Polyamines produced by the process of the present invention contain from 0.19 to 20.3% by weight, preferably from 0.46 to 11.3% by weight and more preferably from 0.58 to 6.7% by weight primary amino groups. Polyamines containing aromatically bound primary amino groups are preferred. Polyamines produced from tolylene diisocyanate are particularly preferred.
The NCO compounds containing two or more, preferably aromatic, NCO groups which may be used in the process of the present invention (hereinafter referred to as "NCO compounds") are modified polyisocyanates of the type obtained by conversion of some of the isocyanate groups to urethane, urea, biuret, uret dione, isocyanurate, and/or uretone imine groups; or so-called NCO prepolymers of polyfunctional compounds containing NCO-reactive H-groups and having a molecular weight of from 62 to 12,000 and preferably from 400 to 6000 and (excess) quantities of aromatic polyisocyanates or, optionally, semiprepolymers of NCO prepolymers and additional low molecular weight polyisocyanates.
Examples of suitable modified aromatic polyisocyanates include polyisocyanates containing urethane groups (formed by modification with low molecular weight polyols), polyisocyanates containing urea groups (modification with water, DE-PS 1,230,778), polyisocyanates containing biuret groups (U.S. Pat. Nos. 3,124,605 and 3,201,372, British Patent No. 899,050), polyisocyanates containing isocyanurate groups (DE-PS Nos. 1,022,789 and 1,222,067), and dimeric or oligomeric polyisocyanates containing dione or uretone imine groups. All of these modified aromatic polyisocyanates are known compounds or may be obtained by known methods. Many uretdione polyisocyanates are described in "Analytical Chemistry of the Polyurethanes", Vol. 16/III, High Polymers Series (Wiley 1969).
Modified polyisocyanates containing urethane and/or urea and/or biuret and/or uretdione and/or isocyanurate and/or uretone imine groups, which are suitable for use in the process of the present invention generally have an NCO content of from 5 to 40% by weight, preferably from 10 to 25% by weight.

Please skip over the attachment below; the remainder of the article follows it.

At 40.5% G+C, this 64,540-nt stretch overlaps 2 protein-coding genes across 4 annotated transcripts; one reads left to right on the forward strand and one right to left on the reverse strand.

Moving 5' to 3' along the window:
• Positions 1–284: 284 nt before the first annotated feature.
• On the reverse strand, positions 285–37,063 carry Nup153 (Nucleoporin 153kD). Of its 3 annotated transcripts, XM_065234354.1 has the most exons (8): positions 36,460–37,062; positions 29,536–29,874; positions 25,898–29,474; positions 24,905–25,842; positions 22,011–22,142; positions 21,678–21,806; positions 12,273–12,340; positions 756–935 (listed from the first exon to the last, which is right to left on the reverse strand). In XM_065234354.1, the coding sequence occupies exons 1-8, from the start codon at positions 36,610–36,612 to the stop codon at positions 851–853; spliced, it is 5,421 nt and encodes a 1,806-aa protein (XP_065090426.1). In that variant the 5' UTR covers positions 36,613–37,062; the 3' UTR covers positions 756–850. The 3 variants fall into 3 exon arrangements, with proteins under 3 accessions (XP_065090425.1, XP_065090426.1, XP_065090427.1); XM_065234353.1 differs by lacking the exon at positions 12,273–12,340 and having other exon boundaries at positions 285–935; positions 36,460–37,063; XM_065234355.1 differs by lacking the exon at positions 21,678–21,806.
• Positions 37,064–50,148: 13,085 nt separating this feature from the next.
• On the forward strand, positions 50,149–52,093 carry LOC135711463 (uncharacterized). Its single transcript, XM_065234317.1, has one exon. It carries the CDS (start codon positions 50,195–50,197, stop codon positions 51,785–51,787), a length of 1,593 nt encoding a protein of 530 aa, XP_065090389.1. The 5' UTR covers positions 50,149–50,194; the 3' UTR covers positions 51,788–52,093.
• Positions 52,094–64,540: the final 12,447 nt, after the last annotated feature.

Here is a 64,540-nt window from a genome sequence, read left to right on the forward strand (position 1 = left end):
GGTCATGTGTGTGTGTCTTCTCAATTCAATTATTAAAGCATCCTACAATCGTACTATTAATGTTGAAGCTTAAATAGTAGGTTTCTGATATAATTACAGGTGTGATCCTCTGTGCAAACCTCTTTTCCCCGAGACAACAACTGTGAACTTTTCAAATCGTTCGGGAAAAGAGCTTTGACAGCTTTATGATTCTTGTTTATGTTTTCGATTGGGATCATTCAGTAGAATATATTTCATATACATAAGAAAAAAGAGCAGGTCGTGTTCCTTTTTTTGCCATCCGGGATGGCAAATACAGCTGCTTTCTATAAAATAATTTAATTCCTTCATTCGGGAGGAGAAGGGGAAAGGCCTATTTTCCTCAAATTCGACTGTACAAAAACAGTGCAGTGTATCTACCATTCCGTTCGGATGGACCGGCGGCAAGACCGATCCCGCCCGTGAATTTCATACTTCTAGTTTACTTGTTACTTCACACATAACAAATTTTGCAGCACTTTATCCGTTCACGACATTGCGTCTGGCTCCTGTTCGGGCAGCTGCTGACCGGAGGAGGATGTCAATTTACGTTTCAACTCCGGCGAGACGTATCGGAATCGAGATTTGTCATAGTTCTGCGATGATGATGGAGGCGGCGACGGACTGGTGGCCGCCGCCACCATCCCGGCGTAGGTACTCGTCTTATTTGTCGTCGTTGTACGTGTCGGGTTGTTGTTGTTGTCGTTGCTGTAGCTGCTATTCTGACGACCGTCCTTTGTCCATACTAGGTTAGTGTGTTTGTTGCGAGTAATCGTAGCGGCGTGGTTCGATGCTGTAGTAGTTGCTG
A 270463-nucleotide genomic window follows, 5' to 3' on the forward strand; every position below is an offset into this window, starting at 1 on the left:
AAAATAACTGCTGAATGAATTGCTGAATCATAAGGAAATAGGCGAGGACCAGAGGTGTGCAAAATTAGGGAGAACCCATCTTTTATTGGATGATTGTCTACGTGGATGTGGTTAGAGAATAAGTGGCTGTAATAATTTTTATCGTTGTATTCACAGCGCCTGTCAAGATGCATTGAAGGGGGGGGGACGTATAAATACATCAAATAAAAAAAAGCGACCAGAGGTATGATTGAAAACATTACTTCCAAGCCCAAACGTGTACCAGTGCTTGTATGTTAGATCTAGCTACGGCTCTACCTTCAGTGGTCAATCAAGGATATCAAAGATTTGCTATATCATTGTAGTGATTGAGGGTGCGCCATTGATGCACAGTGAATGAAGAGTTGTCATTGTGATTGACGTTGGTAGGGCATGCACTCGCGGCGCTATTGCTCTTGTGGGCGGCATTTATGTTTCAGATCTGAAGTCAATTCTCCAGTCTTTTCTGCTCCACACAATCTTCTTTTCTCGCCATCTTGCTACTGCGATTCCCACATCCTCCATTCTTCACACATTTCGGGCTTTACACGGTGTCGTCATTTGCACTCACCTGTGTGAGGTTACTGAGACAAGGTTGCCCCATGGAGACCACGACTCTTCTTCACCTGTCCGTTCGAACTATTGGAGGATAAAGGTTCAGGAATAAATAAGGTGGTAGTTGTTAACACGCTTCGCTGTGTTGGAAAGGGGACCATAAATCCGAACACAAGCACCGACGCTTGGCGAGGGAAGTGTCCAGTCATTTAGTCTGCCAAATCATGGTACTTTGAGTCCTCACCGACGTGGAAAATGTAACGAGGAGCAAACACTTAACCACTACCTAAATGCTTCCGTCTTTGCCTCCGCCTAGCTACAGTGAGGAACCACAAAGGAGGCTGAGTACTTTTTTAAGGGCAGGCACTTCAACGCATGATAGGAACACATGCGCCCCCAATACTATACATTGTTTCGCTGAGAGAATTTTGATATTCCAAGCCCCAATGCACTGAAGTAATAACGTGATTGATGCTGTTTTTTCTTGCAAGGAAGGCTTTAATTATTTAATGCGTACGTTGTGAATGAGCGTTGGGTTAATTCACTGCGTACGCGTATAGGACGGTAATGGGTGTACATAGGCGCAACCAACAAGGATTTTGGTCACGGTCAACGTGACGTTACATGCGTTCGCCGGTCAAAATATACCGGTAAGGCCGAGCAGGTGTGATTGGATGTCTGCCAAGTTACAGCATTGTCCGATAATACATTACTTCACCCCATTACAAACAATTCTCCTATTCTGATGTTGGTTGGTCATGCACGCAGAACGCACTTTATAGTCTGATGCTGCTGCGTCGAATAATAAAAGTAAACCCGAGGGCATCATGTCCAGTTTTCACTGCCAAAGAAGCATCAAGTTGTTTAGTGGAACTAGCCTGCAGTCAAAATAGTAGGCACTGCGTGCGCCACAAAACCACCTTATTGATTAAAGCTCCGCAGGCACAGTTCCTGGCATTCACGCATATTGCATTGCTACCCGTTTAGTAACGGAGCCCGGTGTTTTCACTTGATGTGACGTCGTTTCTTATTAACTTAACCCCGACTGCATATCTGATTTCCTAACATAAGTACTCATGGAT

The NCO compounds used in the process of the present invention are preferably NCO prepolymers of the type obtained in known manner by reaction of low molecular weight and/or relatively high molecular weight compounds containing hydroxy and/or amino and/or thiol groups as reactive groups (molecular weight from 62 to approx. 12,000) with an excess of polyisocyanate.
Polyisocyanates suitable for use in the preparation of the compounds containing free NCO-groups are, in principle, any aromatic, aliphatic and heterocyclic polyisocyanates of the type described, for example, by W. Siefken in Justus Liebigs Annalen der Chemie, 562, pp. 75-136. For example, suitable isocyanates include those corresponding to the formula Q(NCO).sub.n where n is 2 to 4, preferably 2, and Q is a hydrocarbon radical containing from 4 to 15 carbon atoms, an aromatic hydrocarbon radical containing from 6 to 15 carbon atoms and preferably from 6 to 13 carbon atoms, for example 1,3-and 1,4-phenylene diisocyanate, 2,4- and 2,6-tolylene diisocyanate and mixtures of these isomers, diphenylmethane-2,4'- and/or -4,4'- and/or -2,2 -diisocyanates, including the alkyl- and chlorine-substituted derivatives, and naphthylene-1,5-diisocyanate. Other suitable diisocyanates are the 2,4'-diisocyanatodiphenylsulfides described in DE-A 2,922,966 and the alkyl-substituted diphenylmethane diisocyanates described, for example, in EP 24,665 and in DE-A 2,935,318. Aliphatic and/or cycloaliphatic polyisocyanates, such as 1,6-hexane diisocyanate, lysine methylester diisocyanate, isophorone diisocyanate, the dicyclohexylmethane diisocyanate isomers, biuret-containing and isocyanurate-containing (for example trifunctional) polyisocyanates based on 1,6-hexane diisocyanate or isophorone diisocyanate may also be used.
Other suitable polyisocyanates are, for example, triphenylmethane-4,4',4"-triisocyanate; polyphenylpolymethylene-polyisocyanates of the type obtained by phosgenating aniline-formaldehyde condensates and described, for example, in British Patent Nos. 874,430 and 848,671; m- and p-isocyanatophenylsulfonyl isocyanates according to U.S. Pat. No. 3,454,606, perchlorinated aryl polyisocyanates of the type described, for example, in DE-AS 1,157,601 (U.S. Pat. No. 3,277,138); polyisocyanates containing isocyanurate groups of the type described, for example, in U.S. Pat. No. 3,001,973, in DE-PS Nos. 1,022,789, 1,222,067, 1,027,394, 1,929,034, and 2,004,048: polyisocyanates containing urethane groups of the type described, for example in BE Patent No. 752,261 or in U.S. Pat. Nos. 3,394,164 and 3,644,457; polyisocyanates containing acylated urea groups according to DE-PS 1,230,778; and polyisocyanates obtained by telomerization reactions of the type described, for example, in U.S. Pat. No. 3,654,196. Diaryl alkylene diisocyanates obtained by polymerization of acrylonitrile and, optionally, other ethylenically unsaturated monomers in the diaryl alkylene diisocyanates by the process according to EPA 37 112 (U.S. Pat. No. 4,238,500), may also be used.